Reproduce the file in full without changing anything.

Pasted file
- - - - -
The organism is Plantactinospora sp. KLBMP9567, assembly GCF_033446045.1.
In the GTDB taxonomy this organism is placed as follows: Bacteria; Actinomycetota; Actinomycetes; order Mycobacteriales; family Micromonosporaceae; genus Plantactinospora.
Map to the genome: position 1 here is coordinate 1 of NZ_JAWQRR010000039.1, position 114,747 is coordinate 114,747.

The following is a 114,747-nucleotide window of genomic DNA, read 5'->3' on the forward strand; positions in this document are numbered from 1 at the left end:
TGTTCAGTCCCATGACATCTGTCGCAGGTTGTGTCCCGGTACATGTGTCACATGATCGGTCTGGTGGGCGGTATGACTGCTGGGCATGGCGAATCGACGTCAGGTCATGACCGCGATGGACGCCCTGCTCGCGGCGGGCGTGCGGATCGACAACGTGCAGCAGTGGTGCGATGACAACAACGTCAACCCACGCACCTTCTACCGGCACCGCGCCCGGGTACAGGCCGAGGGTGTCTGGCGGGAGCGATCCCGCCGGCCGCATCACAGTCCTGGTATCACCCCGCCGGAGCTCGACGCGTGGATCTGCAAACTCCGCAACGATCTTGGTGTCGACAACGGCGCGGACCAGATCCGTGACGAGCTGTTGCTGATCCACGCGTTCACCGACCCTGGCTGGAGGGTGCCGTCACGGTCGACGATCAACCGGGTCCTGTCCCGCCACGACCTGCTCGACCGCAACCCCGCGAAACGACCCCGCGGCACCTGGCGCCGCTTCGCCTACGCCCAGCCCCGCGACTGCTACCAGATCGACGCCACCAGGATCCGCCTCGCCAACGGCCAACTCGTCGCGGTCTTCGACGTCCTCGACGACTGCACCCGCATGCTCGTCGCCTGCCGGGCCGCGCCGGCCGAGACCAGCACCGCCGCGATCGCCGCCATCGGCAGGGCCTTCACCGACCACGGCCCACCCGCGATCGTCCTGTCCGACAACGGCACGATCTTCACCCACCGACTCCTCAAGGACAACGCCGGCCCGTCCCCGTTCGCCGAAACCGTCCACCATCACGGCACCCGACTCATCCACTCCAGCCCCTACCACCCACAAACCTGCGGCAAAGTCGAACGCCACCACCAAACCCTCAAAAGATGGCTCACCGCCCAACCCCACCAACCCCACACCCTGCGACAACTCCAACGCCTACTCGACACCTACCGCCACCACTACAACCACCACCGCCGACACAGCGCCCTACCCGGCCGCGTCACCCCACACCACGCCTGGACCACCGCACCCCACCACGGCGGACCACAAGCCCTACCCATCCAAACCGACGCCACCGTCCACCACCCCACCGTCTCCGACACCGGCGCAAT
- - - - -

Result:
The organism is Plantactinospora sp. KLBMP9567, assembly GCF_033446045.1.
In the GTDB taxonomy this organism is placed as follows: Bacteria; Actinomycetota; Actinomycetes; order Mycobacteriales; family Micromonosporaceae; genus Plantactinospora.
Map to the genome: position 1 here is coordinate 1 of NZ_JAWQRR010000039.1, position 114,747 is coordinate 114,747.

The following is a 114,747-nucleotide window of genomic DNA, read 5'->3' on the forward strand; positions in this document are numbered from 1 at the left end:
TGTTCAGTCCCATGACATCTGTCGCAGGTTGTGTCCCGGTACATGTGTCACATGATCGGTCTGGTGGGCGGTATGACTGCTGGGCATGGCGAATCGACGTCAGGTCATGACCGCGATGGACGCCCTGCTCGCGGCGGGCGTGCGGATCGACAACGTGCAGCAGTGGTGCGATGACAACAACGTCAACCCACGCACCTTCTACCGGCACCGCGCCCGGGTACAGGCCGAGGGTGTCTGGCGGGAGCGATCCCGCCGGCCGCATCACAGTCCTGGTATCACCCCGCCGGAGCTCGACGCGTGGATCTGCAAACTCCGCAACGATCTTGGTGTCGACAACGGCGCGGACCAGATCCGTGACGAGCTGTTGCTGATCCACGCGTTCACCGACCCTGGCTGGAGGGTGCCGTCACGGTCGACGATCAACCGGGTCCTGTCCCGCCACGACCTGCTCGACCGCAACCCCGCGAAACGACCCCGCGGCACCTGGCGCCGCTTCGCCTACGCCCAGCCCCGCGACTGCTACCAGATCGACGCCACCAGGATCCGCCTCGCCAACGGCCAACTCGTCGCGGTCTTCGACGTCCTCGACGACTGCACCCGCATGCTCGTCGCCTGCCGGGCCGCGCCGGCCGAGACCAGCACCGCCGCGATCGCCGCCATCGGCAGGGCCTTCACCGACCACGGCCCACCCGCGATCGTCCTGTCCGACAACGGCACGATCTTCACCCACCGACTCCTCAAGGACAACGCCGGCCCGTCCCCGTTCGCCGAAACCGTCCACCATCACGGCACCCGACTCATCCACTCCAGCCCCTACCACCCACAAACCTGCGGCAAAGTCGAACGCCACCACCAAACCCTCAAAAGATGGCTCACCGCCCAACCCCACCAACCCCACACCCTGCGACAACTCCAACGCCTACTCGACACCTACCGCCACCACTACAACCACCACCGCCGACACAGCGCCCTACCCGGCCGCGTCACCCCACACCACGCCTGGACCACCGCACCCCACCACGGCGGACCACAAGCCCTACCCATCCAAACCGACGCCACCGTCCACCACCCCACCGTCTCCGACACCGGCGCAAT